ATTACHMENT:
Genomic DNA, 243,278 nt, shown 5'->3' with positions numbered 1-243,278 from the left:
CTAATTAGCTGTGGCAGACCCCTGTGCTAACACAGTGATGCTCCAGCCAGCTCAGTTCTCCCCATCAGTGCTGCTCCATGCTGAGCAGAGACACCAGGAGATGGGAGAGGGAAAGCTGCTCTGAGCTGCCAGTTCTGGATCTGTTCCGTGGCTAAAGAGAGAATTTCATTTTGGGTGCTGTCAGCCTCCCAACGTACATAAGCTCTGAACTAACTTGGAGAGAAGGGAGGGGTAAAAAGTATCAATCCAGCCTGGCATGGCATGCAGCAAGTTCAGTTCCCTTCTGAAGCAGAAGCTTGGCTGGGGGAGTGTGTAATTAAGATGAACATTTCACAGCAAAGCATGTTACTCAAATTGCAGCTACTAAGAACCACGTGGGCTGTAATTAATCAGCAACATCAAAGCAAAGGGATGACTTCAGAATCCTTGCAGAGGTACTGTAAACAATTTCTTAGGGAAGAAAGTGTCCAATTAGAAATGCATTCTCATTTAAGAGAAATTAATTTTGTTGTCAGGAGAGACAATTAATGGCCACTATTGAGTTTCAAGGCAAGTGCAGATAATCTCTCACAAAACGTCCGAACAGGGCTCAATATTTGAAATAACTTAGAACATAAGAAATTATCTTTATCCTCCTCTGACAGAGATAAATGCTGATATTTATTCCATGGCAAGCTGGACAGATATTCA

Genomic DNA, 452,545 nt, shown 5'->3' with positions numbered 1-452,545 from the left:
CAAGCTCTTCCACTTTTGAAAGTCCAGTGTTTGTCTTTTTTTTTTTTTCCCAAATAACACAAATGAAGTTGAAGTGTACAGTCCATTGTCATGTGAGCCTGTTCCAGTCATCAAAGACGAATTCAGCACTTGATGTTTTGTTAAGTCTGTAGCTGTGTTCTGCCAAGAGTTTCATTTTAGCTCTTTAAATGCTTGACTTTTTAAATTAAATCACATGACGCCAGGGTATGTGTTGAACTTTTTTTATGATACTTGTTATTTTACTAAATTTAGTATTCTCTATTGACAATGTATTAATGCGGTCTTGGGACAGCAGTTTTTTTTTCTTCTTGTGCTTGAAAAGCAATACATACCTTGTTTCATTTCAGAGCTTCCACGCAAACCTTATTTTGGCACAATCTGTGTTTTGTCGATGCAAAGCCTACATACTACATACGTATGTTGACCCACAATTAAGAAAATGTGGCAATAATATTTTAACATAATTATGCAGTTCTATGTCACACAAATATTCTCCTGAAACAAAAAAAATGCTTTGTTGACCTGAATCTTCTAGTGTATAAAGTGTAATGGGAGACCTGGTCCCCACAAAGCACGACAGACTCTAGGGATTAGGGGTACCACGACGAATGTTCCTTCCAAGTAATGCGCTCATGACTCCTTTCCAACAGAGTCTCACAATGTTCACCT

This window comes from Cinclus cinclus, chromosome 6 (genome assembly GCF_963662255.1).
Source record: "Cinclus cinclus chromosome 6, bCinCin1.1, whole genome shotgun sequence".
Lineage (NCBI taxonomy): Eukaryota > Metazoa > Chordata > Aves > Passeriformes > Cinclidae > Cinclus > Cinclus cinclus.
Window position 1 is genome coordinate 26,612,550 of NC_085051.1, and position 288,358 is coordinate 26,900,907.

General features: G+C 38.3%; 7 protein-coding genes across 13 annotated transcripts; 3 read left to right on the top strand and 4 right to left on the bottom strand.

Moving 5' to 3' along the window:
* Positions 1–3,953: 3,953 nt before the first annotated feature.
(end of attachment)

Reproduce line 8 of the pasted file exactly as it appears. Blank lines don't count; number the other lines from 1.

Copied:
Window position 1 is genome coordinate 26,612,550 of NC_085051.1, and position 288,358 is coordinate 26,900,907.